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UN experts, Iran begin talks on restarting probe into Tehran's suspected work on nuclear arms

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    Herman Nackaerts, center, of the International Atomic Energy Agency, IAEA, Deputy Director General and Head of the Department of Safeguards, speaks to the press before his flight to Iran at Vienna's Schwechat airport, Austria, Tuesday, Jan. 15, 2013. The U.N. team is embarking on a new try to restart its probe into suspicions that Iran secretly worked on nuclear arms. (AP Photo/Ronald Zak) (The Associated Press)

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    FILE -- In this Tuesday, July 24, 2012 file photo released by an official website of the Iranian supreme leader's office, Iranian Supreme Leader Ayatollah Ali Khamenei delivers a speech, in Tehran, Iran. A religious decree issued by Iran's supreme leader banning nuclear weapons is binding for the Iranian government, the Foreign Ministry said Tuesday, Jan. 15, 2013, suggesting that the edict should end the debate over whether Tehran is pursuing atomic arms. Ministry spokesman Ramin Mehmanparast said the West must understand the significance of Ayatollah Ali Khamenei's edict for Iran, saying "there is nothing higher than the exalted supreme leader's fatwa to define the framework for our activities in the nuclear field." (AP Photo/Office of the Supreme Leader, File) (The Associated Press)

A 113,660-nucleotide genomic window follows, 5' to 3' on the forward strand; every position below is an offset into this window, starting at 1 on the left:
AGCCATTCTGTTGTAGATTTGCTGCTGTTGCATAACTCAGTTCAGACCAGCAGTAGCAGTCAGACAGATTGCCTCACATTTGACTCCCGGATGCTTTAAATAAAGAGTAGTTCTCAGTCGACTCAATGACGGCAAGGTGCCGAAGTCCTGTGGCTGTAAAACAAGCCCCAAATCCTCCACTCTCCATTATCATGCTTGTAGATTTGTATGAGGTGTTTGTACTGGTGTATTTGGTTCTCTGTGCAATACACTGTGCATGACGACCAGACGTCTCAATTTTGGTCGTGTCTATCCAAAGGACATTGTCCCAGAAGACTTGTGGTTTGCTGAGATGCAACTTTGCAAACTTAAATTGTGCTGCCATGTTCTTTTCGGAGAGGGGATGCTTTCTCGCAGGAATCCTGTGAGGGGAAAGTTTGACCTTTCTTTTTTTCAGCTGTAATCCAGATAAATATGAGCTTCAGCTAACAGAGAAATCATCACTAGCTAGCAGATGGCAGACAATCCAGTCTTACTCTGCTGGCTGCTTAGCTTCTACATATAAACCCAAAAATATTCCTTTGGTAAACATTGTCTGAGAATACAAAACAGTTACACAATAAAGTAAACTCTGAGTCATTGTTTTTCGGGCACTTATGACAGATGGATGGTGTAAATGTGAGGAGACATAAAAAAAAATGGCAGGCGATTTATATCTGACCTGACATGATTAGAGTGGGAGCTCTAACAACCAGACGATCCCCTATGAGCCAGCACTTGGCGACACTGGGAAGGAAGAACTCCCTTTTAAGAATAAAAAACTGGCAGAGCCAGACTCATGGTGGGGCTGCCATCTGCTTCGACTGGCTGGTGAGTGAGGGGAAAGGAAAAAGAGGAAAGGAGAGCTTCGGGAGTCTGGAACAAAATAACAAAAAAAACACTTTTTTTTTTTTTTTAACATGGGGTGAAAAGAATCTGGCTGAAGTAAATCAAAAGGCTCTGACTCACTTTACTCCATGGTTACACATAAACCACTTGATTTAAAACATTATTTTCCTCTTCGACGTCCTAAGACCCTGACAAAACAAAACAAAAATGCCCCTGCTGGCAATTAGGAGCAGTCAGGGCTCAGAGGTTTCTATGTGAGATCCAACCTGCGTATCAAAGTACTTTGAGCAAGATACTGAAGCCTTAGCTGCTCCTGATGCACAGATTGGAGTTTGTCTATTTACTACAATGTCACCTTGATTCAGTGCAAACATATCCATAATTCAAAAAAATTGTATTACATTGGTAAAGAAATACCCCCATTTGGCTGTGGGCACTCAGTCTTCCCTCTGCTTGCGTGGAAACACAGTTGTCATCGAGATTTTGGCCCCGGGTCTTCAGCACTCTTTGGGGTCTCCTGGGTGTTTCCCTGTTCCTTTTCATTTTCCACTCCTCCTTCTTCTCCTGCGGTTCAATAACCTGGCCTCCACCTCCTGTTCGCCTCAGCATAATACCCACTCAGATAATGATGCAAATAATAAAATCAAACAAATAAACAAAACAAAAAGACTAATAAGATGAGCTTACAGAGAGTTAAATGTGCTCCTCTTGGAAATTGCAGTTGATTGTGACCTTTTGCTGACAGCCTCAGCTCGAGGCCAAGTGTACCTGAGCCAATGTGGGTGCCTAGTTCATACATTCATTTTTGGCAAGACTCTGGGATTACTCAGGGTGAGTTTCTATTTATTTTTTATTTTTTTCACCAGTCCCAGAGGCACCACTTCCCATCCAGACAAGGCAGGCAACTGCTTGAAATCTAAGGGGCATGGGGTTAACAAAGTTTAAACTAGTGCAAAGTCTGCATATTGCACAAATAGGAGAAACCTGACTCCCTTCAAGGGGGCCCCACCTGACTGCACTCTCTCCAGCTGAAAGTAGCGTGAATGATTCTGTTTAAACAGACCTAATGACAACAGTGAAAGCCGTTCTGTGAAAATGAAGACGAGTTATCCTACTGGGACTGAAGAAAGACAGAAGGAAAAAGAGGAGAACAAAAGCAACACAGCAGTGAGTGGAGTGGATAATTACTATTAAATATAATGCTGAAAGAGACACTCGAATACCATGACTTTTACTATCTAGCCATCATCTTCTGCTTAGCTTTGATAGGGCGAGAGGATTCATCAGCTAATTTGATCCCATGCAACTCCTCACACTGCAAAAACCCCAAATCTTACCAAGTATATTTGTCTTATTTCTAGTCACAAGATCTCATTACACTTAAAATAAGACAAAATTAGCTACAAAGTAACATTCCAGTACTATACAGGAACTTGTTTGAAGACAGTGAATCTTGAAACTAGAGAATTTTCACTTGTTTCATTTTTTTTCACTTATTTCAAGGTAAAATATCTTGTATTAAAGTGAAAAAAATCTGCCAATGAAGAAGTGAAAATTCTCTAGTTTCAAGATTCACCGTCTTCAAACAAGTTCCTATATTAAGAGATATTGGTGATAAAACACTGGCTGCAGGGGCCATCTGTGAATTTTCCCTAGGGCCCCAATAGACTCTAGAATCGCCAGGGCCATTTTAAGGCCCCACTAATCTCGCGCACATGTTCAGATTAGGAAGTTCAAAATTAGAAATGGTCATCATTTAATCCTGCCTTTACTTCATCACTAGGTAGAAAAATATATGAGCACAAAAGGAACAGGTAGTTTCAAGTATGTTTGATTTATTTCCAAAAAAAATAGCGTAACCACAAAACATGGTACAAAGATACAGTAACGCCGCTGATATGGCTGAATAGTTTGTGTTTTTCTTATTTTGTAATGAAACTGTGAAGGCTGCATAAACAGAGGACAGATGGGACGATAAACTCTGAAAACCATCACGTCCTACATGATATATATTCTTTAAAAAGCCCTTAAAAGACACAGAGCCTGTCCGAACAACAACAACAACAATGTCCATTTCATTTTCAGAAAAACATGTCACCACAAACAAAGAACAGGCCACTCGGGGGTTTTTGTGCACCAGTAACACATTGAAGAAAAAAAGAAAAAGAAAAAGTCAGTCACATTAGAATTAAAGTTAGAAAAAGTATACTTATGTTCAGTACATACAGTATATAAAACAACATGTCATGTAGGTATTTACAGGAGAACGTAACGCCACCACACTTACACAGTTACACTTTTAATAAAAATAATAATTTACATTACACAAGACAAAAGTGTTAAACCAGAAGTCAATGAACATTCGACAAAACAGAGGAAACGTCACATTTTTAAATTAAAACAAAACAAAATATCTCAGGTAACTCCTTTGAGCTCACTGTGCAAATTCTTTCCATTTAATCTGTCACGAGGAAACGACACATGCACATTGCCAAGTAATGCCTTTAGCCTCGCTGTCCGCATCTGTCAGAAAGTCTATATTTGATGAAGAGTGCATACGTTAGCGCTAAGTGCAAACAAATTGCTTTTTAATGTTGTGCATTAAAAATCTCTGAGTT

Senior U.N. investigators have opened a new round of talks with Iranian officials in the hopes of restarting a probe into Iran's suspected work on nuclear arms.

Iran's semiofficial ISNA news agency says the negotiations began at the Atomic Energy Organization of Iran headquarters in Tehran Wednesday morning. It didn't provide any further details.

Before departing Tuesday for Iran, U.N. team leader Herman Nackaerts said the International Atomic Energy Agency hoped to "finalize the structured approach" that would outline what the agency can and cannot do in its investigation.

The U.N. nuclear watchdog agency has tried for more than a year to restart its stalled investigations into allegations that Iran has worked on developing atomic weapons. Tehran steadfastly denies any such activity.